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Is my sister right?

(119 Posts)
Redsrule Sat 28-Jan-17 15:31:00

Our DM died last year. During her final illness my DSis, who doesn't work/have children, was wonderful. I really appreciate what she did and have told her so. My DF is 87 and physically frail although mentally very sharp. He has been very lonely since Mum died and I have asked him if he wants to move in with me. I am a widow and currently live with DD2(23) and her boyfriend(23). I work, as do DD and bf, but they work NHS shifts and I am a teacher and so am here at weekends and school holidays. I also have a cleaner/dog walker who comes in twice a day so dad would seldom be alone for more that a couple of hours.
I have got a builder to install a wet room so dad will have a bedroom, sitting room and bathroom for himself on the ground floor although it is part of the house not an annex.
My DSis is really angry with me for offering without asking her permission. Dad wants to move in but is worried about offending her because she is so upset. I genuinely did not mean to upset her, it is impossible for Dad to live with her because her house can only be accessed by a flight of steps. Was I unreasonable not to ask her permission, she knew I was having the wet room installed for dad but says she thought it was for visits,

EIsbethTascioni Sat 28-Jan-17 15:32:44

Permission? Fuck that. Is she always that controlling?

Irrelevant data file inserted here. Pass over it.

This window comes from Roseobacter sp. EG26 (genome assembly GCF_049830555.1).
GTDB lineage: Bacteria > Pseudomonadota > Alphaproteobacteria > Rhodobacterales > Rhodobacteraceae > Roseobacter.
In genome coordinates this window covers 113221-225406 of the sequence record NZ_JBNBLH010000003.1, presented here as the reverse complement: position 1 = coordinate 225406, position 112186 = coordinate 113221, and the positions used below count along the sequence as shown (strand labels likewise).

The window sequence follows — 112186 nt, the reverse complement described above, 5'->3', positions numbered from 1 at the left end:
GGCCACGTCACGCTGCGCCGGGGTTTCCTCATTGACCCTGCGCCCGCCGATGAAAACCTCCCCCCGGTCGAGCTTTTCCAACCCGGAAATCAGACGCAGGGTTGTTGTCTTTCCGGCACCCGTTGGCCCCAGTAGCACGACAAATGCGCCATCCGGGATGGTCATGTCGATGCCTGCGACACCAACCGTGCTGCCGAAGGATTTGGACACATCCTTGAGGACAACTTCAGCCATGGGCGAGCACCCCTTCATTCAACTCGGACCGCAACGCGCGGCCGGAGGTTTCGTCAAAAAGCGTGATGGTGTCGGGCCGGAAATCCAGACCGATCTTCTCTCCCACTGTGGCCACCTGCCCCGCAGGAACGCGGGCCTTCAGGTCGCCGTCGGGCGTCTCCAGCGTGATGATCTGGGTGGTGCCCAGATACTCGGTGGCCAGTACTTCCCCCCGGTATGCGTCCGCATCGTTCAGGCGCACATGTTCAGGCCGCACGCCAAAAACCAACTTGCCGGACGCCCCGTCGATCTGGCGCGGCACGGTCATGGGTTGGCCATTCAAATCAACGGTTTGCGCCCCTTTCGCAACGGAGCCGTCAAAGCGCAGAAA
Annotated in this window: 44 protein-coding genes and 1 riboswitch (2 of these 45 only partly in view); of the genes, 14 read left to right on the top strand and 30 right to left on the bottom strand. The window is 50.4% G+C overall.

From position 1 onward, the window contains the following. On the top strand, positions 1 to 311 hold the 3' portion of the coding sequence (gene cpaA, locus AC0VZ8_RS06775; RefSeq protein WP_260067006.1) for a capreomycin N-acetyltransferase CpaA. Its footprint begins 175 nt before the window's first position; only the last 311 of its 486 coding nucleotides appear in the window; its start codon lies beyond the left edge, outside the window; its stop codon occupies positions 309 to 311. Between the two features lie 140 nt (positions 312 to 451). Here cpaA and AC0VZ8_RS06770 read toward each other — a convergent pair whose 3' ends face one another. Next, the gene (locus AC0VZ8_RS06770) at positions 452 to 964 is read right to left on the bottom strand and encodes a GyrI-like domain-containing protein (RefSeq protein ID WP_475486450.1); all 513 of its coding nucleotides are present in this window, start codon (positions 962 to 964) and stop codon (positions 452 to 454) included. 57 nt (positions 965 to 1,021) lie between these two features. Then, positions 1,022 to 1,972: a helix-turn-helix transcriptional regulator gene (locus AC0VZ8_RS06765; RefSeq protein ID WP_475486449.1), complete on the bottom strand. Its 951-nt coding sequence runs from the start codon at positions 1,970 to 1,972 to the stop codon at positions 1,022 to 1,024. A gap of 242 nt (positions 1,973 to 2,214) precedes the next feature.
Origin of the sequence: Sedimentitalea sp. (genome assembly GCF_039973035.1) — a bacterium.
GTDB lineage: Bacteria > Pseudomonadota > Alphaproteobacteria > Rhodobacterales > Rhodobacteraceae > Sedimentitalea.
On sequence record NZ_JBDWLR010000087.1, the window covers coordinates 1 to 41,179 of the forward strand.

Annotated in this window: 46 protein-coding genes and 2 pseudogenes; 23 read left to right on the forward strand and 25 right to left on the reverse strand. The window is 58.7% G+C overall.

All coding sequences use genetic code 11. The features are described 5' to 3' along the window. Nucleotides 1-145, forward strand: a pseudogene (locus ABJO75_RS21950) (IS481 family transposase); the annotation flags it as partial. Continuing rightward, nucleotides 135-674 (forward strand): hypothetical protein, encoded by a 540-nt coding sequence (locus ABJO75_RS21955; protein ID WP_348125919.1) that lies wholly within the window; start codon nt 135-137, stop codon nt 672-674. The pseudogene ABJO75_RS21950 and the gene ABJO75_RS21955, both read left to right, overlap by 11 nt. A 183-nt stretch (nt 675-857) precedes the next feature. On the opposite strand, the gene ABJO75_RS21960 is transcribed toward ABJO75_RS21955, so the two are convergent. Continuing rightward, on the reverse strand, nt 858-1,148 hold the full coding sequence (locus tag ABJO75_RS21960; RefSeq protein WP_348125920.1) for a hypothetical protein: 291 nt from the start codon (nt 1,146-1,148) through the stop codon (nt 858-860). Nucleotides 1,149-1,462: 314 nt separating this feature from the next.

ChallyCreaks Sat 28-Jan-17 15:33:14

No you are definitely not being unreasonable. Why would you need her permission? You have made measures so he will be comfortable living with you.

Can she articulate why this has angered her?

MovingOnUpMovingOnOut Sat 28-Jan-17 15:33:16

She is being unreasonable to be angry.

Is she maybe more angry you didn't discuss it with her before?

QuiltedAloeVera Sat 28-Jan-17 15:33:58

Her permission? Surely it is your DF's decision????

WhereTheFuckIsWonderWoman Sat 28-Jan-17 15:35:16

Of course you don't need her permission. Did you not mention it to her at all though? If it were me and my sister we would certainly have had discussions about something like that before either of us went ahead and started making definite plans.

HerBluebiro Sat 28-Jan-17 15:35:24

Would h e be moving out of the family home to move to yours? People can be weird about sentiment of places. Especially after you have lost your mum.

You don't need her permission as such. But is a bit weird to do it without talking to her well in advance. Seems a bit of a done deal now.

Cound she fear losing your dad? Do you live further away from her than your dad's current house?

Talk it through with her more. Find out why she is upset.

clumsyduck Sat 28-Jan-17 15:36:37